Colorado sci-artists tackle climate change using unique methods
Carbondale’s Virtual First Friday for March is an extension of CORE’s Imagine Climate 2021 programming and explores the intersection between art and science. Rayna Benzeev, a fourth-year phD candidate at CU Boulder in the environmental studies department, said historically science has struggled with communicating to a general audience. The NESTed Gallery in Carbondale gives sci-artists — artists with scientific backgrounds and vice-versa — the chance to captivate the public through various strategies.
“We are the Climate Chins,” she said. “We are a group of seven chin characters that they’re upside down human faces, with a face and a wig on the chin part that try to make climate change funny. So the point is that climate change is often presented as this doom and gloom scenario…But there’s reason to have hope and reason to make it funny rather than super serious all the time.”
There are also artists who look to illustrate climate change or spur conversation about these topics that aren’t necessarily science experts, but want to give power to those who are advocating for the longevity in our planet’s health. Trace Nichols, is an Aspen educator and artist who teaches for the graduate photography program at the Academy of Art University in San Francisco, and works with mixed media or a hybrid between photography and print-making. Matt Smith is in his first year as an assistant professor for sculpture at Marshall University in West Virginia. Smith said just within the last two weeks he had witnessed some of the more drastic effects of climate change.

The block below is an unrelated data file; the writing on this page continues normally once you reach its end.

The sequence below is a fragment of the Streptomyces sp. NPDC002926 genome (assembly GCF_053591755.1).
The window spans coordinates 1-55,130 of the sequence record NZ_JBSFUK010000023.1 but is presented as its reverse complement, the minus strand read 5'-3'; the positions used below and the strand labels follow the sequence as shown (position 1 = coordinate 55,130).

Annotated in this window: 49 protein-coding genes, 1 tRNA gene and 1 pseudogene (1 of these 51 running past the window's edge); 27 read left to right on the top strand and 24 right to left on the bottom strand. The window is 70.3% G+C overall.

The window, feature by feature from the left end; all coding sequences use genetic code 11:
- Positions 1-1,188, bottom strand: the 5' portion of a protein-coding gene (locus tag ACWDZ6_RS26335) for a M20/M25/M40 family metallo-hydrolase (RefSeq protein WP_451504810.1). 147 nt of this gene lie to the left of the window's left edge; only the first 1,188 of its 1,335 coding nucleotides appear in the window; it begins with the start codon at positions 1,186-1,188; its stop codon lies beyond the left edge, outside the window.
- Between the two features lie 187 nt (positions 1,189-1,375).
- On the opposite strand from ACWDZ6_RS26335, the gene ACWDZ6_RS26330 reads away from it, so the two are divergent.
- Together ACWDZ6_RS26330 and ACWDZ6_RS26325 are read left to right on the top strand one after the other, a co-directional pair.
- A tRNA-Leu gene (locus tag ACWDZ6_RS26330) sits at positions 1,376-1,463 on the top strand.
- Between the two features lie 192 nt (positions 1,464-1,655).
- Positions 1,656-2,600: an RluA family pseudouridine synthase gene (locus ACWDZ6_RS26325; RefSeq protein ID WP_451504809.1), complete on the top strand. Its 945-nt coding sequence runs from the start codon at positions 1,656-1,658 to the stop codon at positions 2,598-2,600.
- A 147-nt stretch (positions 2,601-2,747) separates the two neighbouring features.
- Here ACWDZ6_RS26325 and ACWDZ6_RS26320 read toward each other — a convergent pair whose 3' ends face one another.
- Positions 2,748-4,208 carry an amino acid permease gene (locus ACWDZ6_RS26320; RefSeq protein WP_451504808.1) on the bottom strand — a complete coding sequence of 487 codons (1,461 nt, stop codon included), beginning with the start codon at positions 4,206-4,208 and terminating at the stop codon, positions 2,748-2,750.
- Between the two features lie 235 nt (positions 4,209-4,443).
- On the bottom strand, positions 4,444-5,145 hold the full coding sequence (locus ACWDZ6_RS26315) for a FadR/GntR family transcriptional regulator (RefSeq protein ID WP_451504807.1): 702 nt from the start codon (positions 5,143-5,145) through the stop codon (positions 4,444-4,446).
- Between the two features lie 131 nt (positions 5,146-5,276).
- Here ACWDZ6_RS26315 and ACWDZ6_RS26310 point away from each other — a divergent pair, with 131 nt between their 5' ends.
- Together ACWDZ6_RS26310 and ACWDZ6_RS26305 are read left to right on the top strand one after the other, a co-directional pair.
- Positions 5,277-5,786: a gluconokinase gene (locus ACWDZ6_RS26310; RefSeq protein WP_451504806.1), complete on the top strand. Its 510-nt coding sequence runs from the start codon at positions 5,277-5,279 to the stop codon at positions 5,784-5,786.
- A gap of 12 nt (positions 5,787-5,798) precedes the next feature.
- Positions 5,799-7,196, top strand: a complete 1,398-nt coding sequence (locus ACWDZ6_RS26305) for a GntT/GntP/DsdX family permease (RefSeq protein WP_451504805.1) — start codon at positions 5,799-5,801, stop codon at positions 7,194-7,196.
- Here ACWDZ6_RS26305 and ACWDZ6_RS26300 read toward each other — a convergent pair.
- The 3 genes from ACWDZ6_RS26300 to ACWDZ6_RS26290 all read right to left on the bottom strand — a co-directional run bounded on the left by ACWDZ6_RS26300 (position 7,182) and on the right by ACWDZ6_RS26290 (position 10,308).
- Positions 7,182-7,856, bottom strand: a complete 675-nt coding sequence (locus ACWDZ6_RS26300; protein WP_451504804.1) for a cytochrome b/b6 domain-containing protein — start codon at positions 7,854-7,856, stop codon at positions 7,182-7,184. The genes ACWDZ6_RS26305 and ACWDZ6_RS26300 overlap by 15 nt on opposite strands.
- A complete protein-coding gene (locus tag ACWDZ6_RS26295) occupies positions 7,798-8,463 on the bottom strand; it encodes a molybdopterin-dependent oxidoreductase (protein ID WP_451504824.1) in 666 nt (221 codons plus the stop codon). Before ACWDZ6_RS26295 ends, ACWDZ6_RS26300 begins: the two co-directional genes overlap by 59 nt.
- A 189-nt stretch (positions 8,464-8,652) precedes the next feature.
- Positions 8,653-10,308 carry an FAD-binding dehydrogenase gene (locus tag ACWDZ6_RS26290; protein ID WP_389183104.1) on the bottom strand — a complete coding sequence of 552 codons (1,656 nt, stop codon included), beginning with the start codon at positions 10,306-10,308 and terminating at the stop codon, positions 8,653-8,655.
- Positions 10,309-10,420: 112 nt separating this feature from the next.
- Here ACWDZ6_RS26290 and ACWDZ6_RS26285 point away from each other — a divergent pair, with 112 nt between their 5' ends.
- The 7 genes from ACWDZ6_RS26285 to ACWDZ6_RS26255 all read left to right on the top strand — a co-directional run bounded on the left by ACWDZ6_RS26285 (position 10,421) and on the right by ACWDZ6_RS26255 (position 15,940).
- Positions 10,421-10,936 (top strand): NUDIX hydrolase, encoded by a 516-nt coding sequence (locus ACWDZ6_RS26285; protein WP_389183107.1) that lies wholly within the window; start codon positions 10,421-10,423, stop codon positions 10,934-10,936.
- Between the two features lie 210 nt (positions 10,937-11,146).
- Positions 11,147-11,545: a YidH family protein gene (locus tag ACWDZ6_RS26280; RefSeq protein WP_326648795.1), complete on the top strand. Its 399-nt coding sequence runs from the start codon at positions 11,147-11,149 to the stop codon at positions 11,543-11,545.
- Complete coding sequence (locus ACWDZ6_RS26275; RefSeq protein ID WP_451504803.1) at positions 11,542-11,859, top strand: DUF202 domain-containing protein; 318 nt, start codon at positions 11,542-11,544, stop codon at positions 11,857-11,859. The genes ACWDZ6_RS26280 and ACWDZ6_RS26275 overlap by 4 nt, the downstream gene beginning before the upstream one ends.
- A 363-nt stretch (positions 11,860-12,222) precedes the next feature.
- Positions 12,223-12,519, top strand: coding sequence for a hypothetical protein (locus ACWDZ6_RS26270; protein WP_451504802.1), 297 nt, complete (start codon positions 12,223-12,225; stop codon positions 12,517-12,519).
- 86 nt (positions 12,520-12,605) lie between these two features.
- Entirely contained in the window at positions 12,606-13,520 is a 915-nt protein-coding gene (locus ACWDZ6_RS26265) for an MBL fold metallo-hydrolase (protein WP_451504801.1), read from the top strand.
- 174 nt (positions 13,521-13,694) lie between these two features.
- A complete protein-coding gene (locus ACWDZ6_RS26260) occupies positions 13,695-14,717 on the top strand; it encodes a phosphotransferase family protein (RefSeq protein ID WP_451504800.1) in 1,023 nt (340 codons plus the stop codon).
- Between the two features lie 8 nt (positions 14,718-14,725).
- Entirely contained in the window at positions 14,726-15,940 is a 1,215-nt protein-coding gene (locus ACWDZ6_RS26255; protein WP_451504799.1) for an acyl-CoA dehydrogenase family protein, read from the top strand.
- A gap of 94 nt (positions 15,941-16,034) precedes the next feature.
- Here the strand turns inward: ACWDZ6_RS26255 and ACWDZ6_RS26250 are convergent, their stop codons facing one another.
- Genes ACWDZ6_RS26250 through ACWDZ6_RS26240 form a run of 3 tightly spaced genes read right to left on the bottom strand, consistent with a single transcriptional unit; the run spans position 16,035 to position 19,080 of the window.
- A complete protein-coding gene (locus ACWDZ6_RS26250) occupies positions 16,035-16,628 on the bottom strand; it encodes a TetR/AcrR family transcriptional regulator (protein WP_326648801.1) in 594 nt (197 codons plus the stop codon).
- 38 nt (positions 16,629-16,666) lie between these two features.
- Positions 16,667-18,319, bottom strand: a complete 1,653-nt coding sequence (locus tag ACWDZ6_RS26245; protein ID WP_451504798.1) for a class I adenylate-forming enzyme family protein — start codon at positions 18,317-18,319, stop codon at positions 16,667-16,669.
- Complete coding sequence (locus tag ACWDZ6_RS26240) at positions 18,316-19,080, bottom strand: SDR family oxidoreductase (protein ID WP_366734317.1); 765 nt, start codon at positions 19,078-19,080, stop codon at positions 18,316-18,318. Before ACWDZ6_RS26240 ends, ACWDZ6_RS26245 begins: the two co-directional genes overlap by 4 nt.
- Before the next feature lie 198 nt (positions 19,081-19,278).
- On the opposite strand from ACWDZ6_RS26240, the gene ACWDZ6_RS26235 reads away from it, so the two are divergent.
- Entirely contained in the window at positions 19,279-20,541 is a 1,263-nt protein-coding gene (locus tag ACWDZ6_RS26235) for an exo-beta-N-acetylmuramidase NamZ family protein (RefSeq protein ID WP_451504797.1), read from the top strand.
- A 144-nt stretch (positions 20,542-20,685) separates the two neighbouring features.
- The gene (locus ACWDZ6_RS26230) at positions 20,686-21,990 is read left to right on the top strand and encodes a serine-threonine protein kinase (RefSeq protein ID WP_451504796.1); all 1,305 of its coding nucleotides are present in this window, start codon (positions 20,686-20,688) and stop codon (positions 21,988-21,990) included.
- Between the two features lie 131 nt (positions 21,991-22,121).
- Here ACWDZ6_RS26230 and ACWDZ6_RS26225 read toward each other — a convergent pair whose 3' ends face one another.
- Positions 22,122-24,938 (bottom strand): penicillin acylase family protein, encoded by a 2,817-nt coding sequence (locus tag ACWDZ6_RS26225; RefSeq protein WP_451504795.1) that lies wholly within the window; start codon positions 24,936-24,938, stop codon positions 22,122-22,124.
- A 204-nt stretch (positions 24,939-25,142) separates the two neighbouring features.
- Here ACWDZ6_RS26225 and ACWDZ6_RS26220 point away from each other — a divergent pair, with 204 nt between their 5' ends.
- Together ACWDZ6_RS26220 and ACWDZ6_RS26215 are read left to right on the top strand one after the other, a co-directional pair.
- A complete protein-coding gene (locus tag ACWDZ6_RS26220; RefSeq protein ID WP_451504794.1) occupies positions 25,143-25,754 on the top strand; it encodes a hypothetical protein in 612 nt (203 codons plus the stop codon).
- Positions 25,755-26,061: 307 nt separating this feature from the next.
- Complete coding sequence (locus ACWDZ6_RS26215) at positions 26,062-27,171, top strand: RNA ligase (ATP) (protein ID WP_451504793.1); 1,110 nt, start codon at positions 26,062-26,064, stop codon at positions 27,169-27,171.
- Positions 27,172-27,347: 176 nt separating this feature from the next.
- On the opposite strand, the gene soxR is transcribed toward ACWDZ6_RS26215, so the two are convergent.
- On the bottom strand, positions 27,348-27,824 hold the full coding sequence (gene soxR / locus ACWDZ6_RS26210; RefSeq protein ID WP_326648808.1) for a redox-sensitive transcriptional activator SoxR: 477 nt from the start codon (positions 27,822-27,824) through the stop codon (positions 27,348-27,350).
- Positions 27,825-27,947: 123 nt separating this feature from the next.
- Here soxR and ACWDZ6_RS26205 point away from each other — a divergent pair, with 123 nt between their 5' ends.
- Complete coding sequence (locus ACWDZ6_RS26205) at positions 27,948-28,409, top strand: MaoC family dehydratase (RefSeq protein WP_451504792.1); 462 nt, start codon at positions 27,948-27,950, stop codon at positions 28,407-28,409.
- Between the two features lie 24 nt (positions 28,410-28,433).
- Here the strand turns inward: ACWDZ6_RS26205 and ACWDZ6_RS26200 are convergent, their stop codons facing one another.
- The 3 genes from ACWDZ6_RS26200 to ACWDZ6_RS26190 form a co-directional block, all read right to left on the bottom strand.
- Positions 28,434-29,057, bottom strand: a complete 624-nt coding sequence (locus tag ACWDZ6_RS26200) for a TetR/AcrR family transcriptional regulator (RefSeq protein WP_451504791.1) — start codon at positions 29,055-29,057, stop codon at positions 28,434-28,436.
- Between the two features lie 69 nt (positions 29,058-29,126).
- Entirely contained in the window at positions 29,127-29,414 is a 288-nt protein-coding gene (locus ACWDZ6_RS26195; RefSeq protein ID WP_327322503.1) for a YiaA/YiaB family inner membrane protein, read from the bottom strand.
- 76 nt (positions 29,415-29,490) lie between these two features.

“Just this week the town of Huntington, West Virginia, where I currently reside, and which sits on the banks of the Ohio had to put up its floodgates,” Smith writes in an email. “Everyone around me is astounded by the event. Just one week before this tumultuous downpour we had an incredible ice storm that ended up knocking my power out for about two weeks. The collision between aging infrastructure and the effects of the climate are all around me.”
Nichols said she is excited for people to view the gallery since art can so often just tackle the surface of ideas, issues.
“I think oftentimes art…Doesn’t dive deep enough into the things that really matter,” she said. “So, while it does have the ability to harness a really strong voice, oftentimes what it’s communicating doesn’t carry the muster that I think it has the ability to.”
The show will be in the R2 Gallery at the Launchpad through March 25. For the VFF celebration, Amy Kimberly will be talking to Corey Simpson of Thunder River Theater at 6 p.m. to discuss the importance of community, even if it is in a virtual setting. The evening will also show highlights from previous Green is the New Black fashion shows, and presentations from restaurants Brass Anvil and Atina Bar & Grille.